I posted yesterday about how SOA architect Marc Rix had written on the long-term ROI of using SOA for integration, as opposed to the more traditional point-to-point integration. Basically, he contends that point-to-point may make for a cheaper projects, but SOA saves more money for the company in the long run.
One of his key reasons for favoring SOA is that inevitably, nodes integrated for one project will wind up being reintegrated time and time again as the project or technology moves out of its silo and into the organization.
Small and mid-sized businesses are facing a similar lesson with SaaS.
David Linthicum posted this item on the Intelligent Enterprise Weblog about how many small and mid-sized businesses must now tackle software as a service integration projects. When small and mid-sized companies first bought into SaaS applications, they treated them as silos. The problem is, the number of SaaS solutions kept growing - and none of them were tied into the company's IT systems.
Saugatuck Technology found that 17 percent of SMBs are using more than one application delivered via SaaS, according to this ComputerWeekly article. That's a hefty amount of business activity to have "siloed" off into a SaaS.
So, now everyone's working to integrate these SaaS apps into their systems.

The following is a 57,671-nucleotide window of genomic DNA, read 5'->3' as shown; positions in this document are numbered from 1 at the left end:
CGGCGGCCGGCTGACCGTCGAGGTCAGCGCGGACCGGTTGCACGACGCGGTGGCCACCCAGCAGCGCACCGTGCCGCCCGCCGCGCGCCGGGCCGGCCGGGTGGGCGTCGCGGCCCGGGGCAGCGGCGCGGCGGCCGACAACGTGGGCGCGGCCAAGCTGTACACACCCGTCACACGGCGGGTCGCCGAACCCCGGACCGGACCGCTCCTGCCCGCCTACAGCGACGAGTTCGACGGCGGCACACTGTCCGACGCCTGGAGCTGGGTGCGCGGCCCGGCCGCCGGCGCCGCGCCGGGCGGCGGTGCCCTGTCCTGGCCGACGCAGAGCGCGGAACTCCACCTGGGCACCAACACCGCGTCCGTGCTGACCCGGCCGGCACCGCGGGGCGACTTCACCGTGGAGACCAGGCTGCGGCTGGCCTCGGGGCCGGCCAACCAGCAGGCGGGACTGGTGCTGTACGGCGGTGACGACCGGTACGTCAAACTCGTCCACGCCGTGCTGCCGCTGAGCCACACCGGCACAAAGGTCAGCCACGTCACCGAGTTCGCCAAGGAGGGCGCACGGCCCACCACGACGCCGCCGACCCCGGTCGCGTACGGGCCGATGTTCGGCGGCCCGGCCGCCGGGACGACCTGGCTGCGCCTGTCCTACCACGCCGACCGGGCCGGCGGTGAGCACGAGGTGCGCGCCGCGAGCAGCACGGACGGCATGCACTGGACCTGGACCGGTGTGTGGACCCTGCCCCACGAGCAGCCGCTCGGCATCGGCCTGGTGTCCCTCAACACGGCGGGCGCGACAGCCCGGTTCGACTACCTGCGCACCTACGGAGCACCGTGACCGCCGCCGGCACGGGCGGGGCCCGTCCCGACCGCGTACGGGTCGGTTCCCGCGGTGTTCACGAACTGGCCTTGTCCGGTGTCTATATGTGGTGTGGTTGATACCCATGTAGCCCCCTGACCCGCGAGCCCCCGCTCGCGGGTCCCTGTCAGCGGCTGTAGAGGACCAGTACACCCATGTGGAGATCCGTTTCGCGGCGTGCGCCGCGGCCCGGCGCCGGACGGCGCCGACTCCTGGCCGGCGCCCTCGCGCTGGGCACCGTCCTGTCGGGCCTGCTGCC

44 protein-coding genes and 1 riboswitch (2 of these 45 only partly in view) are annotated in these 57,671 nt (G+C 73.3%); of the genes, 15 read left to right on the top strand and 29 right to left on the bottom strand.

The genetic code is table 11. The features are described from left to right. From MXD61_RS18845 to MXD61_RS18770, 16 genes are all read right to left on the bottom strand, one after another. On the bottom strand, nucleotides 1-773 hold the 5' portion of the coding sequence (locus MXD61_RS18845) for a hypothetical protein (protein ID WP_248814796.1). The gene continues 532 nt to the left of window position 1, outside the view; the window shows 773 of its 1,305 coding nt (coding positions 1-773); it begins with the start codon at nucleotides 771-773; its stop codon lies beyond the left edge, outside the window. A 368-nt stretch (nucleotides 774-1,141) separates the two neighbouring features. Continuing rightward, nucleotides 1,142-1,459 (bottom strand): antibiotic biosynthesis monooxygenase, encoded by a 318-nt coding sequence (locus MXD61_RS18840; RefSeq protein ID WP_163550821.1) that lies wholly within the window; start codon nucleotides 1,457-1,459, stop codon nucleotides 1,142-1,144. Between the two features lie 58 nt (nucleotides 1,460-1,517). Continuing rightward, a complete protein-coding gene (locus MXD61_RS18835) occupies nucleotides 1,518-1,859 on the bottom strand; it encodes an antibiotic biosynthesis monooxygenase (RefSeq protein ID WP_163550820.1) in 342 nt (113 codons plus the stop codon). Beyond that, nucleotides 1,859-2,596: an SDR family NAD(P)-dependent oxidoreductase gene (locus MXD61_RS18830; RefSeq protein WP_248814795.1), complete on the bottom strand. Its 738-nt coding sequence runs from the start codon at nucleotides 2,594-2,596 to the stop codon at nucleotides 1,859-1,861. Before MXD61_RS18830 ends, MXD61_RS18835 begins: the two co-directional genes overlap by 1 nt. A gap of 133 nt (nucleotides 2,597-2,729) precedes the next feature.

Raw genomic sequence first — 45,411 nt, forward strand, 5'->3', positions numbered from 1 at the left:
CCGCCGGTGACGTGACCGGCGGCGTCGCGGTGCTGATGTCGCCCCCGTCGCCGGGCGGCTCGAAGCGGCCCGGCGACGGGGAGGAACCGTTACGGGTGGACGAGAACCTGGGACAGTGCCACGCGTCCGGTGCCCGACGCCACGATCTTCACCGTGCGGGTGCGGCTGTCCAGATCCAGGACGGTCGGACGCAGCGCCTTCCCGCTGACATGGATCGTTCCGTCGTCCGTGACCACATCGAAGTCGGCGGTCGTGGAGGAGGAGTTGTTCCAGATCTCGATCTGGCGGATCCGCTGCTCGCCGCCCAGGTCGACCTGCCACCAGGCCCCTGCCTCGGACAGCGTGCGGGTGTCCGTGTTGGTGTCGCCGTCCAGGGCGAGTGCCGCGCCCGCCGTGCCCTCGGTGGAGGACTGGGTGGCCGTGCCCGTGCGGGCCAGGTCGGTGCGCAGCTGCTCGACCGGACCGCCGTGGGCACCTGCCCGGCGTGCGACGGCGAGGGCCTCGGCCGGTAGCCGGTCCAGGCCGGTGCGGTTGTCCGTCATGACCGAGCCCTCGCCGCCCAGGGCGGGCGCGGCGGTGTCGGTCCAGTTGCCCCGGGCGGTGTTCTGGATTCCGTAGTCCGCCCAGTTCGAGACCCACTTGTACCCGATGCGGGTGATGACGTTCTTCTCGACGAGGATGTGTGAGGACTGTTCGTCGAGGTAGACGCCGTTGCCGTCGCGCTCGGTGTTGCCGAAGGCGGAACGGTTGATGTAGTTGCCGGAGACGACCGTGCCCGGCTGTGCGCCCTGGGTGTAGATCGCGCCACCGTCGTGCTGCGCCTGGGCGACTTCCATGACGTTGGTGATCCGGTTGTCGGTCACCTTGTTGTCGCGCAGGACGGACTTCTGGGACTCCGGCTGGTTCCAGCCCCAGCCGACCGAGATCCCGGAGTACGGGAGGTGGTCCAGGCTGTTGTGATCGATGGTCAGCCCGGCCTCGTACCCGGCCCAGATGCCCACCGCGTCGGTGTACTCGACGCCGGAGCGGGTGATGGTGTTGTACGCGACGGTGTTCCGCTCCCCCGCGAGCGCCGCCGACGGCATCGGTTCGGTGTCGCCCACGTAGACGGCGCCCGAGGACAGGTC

Of course, in retrospect, it's easy to judge and wonder why it didn't occur to someone to integrate these apps in the first place. But, as Liz Herbert, a senior analyst at Forrester, points out in the ComputerWeekly piece, everybody was focused on customization -- not integration. Plus, let's face it, most companies were a bit afraid to let SaaS into the corporate gates, much less greet them with open arms and ESBs.
The ComputerWeekly piece discusses some integration solutions, including a beta offering called Boomi On Demand, which is basically a tool aimed at SMBs that promises to integrate SaaS applications with other SaaS and with internal systems.
I was also a bit confounded to see Informatica and other companies advocate an on-demand SaaS integration solution that is also an SaaS.
But Linthicum suggests you start with your SaaS vendor. While many offer Web services or APIs that support integration, that most likely won't be enough, he says. However, the SaaS vendors should be able to point you toward an integration vendor who understands the SaaS's technology and will therefore be able to help you bridge the gap between the SaaS and your own systems. That said, I should note that Linthicum is the former chief executive officer for BRIDGEWERX, a SaaS integration provider.
He goes on to suggest businesses break the integration into three phases: planning, spending and managing. He offers pointers for each phase.